Advanced search

Mumsnet has not checked the qualifications of anyone posting here. Free legal advice is available from a Citizen's Advice Bureau, and the Law Society can supply a list of local solicitors.

Mortgage past retirement age

(13 Posts)
FaceDirectionOfTravel Wed 19-Feb-14 18:31:26

My mum is 62. Several years ago she was sold a 25 year mortgage on a shared ownership house. I spoke to the FSA last year and they said that she could pursue this if she wants to as it may be against their guidelines.

I mentioned it to her and she made some noises but hasn't looked I to it as far as I know. I'm considering whether to bring it up again although she is funny about talking about money.

Any thoughts? Any experiences with this?

Preciousbane Wed 19-Feb-14 19:07:13

Message withdrawn at poster's request.

FaceDirectionOfTravel Wed 19-Feb-14 21:52:02

Thanks so much, Precious. I am all for complaining but I think she probably feels a bit embarrassed if she was 'taken in', iyswim? I wonder what the result from complaints usually is.

I think she was at least 55 when she was sold a 25 year mortgage.

Rockchick1984 Wed 19-Feb-14 22:08:25

Does she have any pensions? If so the mortgage may have taken the income from those into consideration so not missold. However, if she will be relying on state pension then it does sound like she needs to complain - what was her plan to repay the mortgage after she retired?

Mandy21 Wed 19-Feb-14 22:16:10

It depends who the lender was and what her circumstances were. Some lenders allowed applicants upto 85 (I definitely know of 2) providing some conditions were met (loan to value ratios / income in retirement / whether it was a residential property or buy to let / took independent financial advice). Is she unable to meet the payments?

FaceDirectionOfTravel Wed 19-Feb-14 22:21:35

She is still working and says she can't afford to retire. sad We don't talk about it much but I k ow things are very very tight.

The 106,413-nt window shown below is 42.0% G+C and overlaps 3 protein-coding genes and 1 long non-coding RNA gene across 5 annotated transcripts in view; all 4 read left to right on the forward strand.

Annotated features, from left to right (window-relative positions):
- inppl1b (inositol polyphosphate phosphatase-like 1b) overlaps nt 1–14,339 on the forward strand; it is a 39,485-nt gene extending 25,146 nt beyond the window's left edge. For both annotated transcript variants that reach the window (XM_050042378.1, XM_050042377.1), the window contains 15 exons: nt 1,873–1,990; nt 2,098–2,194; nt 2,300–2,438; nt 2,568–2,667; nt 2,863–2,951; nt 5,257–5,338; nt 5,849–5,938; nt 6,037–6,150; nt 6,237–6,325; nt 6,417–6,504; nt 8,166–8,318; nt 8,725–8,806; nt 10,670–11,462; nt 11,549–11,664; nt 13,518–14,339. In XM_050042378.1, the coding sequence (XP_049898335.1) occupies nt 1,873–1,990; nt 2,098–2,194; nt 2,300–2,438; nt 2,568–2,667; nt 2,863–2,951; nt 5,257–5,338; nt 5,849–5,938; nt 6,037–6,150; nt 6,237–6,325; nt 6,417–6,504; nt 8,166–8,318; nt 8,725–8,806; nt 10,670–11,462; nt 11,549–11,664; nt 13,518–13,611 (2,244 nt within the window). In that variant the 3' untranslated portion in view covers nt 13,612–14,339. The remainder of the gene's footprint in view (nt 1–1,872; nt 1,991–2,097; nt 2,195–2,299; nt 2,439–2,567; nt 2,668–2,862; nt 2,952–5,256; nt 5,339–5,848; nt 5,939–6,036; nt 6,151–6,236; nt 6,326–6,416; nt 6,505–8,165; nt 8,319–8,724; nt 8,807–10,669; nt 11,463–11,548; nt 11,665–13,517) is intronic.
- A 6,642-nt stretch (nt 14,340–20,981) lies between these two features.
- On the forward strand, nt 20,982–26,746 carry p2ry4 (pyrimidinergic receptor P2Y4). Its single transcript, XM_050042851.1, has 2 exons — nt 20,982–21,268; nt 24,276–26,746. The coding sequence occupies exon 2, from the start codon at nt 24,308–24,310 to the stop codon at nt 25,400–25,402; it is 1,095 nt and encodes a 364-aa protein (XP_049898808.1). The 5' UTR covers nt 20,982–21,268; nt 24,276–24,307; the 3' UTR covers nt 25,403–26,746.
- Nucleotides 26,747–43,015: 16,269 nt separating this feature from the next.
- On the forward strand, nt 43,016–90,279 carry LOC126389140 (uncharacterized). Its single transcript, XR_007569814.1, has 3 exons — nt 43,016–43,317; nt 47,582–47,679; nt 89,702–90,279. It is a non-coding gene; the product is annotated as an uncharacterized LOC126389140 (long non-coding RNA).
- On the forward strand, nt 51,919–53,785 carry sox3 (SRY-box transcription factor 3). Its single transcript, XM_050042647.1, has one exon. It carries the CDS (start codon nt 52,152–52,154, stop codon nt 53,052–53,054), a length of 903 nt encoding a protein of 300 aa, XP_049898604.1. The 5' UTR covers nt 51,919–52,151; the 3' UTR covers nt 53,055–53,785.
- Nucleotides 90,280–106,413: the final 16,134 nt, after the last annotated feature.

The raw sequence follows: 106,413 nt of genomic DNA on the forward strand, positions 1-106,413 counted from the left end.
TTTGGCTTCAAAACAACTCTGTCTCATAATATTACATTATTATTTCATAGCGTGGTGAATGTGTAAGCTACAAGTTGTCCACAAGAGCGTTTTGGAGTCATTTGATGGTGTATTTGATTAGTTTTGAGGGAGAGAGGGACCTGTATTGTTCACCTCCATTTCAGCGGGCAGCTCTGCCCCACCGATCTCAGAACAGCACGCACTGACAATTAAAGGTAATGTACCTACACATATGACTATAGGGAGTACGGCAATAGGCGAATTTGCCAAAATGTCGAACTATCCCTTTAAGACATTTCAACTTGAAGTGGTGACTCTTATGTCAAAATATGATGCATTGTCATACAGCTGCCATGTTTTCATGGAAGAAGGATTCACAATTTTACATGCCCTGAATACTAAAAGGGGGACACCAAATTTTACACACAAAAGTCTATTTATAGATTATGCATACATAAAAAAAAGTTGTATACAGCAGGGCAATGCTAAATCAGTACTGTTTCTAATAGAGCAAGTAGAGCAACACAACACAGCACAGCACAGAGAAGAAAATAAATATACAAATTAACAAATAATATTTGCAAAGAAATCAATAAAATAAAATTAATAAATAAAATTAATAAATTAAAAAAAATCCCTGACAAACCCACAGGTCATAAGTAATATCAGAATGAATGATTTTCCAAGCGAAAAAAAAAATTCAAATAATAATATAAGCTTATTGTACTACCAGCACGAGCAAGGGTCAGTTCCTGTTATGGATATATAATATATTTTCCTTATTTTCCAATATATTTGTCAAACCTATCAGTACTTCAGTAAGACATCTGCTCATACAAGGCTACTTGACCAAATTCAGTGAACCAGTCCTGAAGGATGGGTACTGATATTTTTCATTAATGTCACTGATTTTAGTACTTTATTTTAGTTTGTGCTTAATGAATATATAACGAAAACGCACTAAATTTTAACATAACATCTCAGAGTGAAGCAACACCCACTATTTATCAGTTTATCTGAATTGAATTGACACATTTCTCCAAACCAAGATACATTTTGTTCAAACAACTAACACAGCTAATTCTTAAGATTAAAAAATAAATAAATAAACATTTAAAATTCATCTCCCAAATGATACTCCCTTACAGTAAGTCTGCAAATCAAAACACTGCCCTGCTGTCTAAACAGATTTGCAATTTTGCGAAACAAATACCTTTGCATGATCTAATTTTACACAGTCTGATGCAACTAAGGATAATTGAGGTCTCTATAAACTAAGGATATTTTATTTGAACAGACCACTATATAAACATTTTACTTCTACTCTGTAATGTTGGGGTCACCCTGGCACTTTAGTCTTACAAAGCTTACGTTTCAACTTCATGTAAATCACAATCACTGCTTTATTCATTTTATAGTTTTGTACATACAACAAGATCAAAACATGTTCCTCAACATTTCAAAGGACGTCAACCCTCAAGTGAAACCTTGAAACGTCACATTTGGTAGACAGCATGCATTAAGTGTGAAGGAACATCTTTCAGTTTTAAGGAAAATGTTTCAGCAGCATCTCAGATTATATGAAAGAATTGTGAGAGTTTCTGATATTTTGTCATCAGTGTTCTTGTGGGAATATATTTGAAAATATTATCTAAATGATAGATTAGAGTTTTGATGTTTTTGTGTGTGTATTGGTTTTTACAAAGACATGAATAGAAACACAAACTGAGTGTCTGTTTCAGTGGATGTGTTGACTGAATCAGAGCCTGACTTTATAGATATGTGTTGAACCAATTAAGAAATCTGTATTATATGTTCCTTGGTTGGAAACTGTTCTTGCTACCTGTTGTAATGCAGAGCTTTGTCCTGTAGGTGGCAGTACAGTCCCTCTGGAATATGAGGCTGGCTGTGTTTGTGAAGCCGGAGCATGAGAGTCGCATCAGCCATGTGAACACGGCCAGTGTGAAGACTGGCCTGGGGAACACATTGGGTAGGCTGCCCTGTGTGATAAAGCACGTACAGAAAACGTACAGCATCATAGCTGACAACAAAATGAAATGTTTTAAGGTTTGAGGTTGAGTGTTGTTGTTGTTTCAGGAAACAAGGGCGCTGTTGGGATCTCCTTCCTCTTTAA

Rockchick1984 Wed 19-Feb-14 22:25:36

I think you would need to know more about her finances to know if it was missold unfortunately - if she isn't prepared to do anything about it then there's not much else you could do or say to her I don't think. Was it a reputable lender?

Mandy21 Wed 19-Feb-14 22:28:10

Its difficult without discussing it properly. Could she have afforded a shorter term? When she took it out, what options did she have? Was she intending to work to 80? I'd perhaps ask her if you can go through the paperwork.

kazzawazzawoo Wed 19-Feb-14 23:27:30

Sorry I can't help, but watching with interest, as I think we are in a similar situation.

FaceDirectionOfTravel Thu 20-Feb-14 08:22:15

OK, thanks. She has no other source of income, except her job. I forwarded her the template letter just asking whether she thought it might be worth getting out the paperwork. I'll also talk to her boyfriend who is a level headed sensible guy, see what he thinks.

Beastofburden Thu 20-Feb-14 08:26:09

It's not about whether she has a pension already, it's about whether she will have one when she retires, which means that she can afford the mortgage aft she retires.

Roshbegosh Thu 20-Feb-14 08:29:51

If you have pension provision then the mortgage will be allowed IME but our lender will not allow a term that goes beyond 75 years old. I would imagine different lenders have different rules. She might have been worse off renting all this time and she might have a capital gain that she wouldn't have benefitted from as a tenant so you would need to know more to pursue a claim.

FaceDirectionOfTravel Thu 20-Feb-14 08:39:09

Interesting. I'm pretty sure any pension she would get would b v small. She has been totally shafted financially by my sperm donor. Thanks everyone.

Join the discussion

Registering is free, easy, and means you can join in the discussion, watch threads, get discounts, win prizes and lots more.

Register now »

Already registered? Log in with: